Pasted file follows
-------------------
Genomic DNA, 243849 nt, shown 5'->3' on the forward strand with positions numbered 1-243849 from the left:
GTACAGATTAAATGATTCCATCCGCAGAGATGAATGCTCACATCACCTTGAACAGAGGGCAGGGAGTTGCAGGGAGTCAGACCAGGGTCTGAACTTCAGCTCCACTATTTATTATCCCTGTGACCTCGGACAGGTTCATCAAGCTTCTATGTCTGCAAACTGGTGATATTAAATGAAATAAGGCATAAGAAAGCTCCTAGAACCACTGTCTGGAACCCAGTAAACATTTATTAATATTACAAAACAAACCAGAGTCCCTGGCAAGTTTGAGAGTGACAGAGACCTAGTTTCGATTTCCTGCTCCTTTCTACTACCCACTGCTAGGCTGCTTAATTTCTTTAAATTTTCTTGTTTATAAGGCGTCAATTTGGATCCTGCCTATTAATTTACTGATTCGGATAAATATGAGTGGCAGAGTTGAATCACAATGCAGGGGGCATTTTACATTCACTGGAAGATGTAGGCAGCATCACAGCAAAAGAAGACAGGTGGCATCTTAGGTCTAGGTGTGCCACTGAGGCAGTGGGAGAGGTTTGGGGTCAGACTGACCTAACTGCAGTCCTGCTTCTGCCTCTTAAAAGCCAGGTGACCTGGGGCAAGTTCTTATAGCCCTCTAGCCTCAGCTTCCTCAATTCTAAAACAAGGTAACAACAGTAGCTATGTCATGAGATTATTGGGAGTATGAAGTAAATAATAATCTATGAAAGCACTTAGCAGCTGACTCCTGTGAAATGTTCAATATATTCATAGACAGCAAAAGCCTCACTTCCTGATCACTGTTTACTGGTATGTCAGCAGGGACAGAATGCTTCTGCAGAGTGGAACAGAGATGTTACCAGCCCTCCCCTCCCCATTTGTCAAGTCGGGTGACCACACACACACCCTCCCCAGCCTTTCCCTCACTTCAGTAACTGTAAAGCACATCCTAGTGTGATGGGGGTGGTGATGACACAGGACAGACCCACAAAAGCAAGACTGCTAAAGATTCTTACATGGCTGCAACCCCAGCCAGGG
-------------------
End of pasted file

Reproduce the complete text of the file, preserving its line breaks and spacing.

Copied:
Genomic DNA, 243849 nt, shown 5'->3' on the forward strand with positions numbered 1-243849 from the left:
GTACAGATTAAATGATTCCATCCGCAGAGATGAATGCTCACATCACCTTGAACAGAGGGCAGGGAGTTGCAGGGAGTCAGACCAGGGTCTGAACTTCAGCTCCACTATTTATTATCCCTGTGACCTCGGACAGGTTCATCAAGCTTCTATGTCTGCAAACTGGTGATATTAAATGAAATAAGGCATAAGAAAGCTCCTAGAACCACTGTCTGGAACCCAGTAAACATTTATTAATATTACAAAACAAACCAGAGTCCCTGGCAAGTTTGAGAGTGACAGAGACCTAGTTTCGATTTCCTGCTCCTTTCTACTACCCACTGCTAGGCTGCTTAATTTCTTTAAATTTTCTTGTTTATAAGGCGTCAATTTGGATCCTGCCTATTAATTTACTGATTCGGATAAATATGAGTGGCAGAGTTGAATCACAATGCAGGGGGCATTTTACATTCACTGGAAGATGTAGGCAGCATCACAGCAAAAGAAGACAGGTGGCATCTTAGGTCTAGGTGTGCCACTGAGGCAGTGGGAGAGGTTTGGGGTCAGACTGACCTAACTGCAGTCCTGCTTCTGCCTCTTAAAAGCCAGGTGACCTGGGGCAAGTTCTTATAGCCCTCTAGCCTCAGCTTCCTCAATTCTAAAACAAGGTAACAACAGTAGCTATGTCATGAGATTATTGGGAGTATGAAGTAAATAATAATCTATGAAAGCACTTAGCAGCTGACTCCTGTGAAATGTTCAATATATTCATAGACAGCAAAAGCCTCACTTCCTGATCACTGTTTACTGGTATGTCAGCAGGGACAGAATGCTTCTGCAGAGTGGAACAGAGATGTTACCAGCCCTCCCCTCCCCATTTGTCAAGTCGGGTGACCACACACACACCCTCCCCAGCCTTTCCCTCACTTCAGTAACTGTAAAGCACATCCTAGTGTGATGGGGGTGGTGATGACACAGGACAGACCCACAAAAGCAAGACTGCTAAAGATTCTTACATGGCTGCAACCCCAGCCAGGG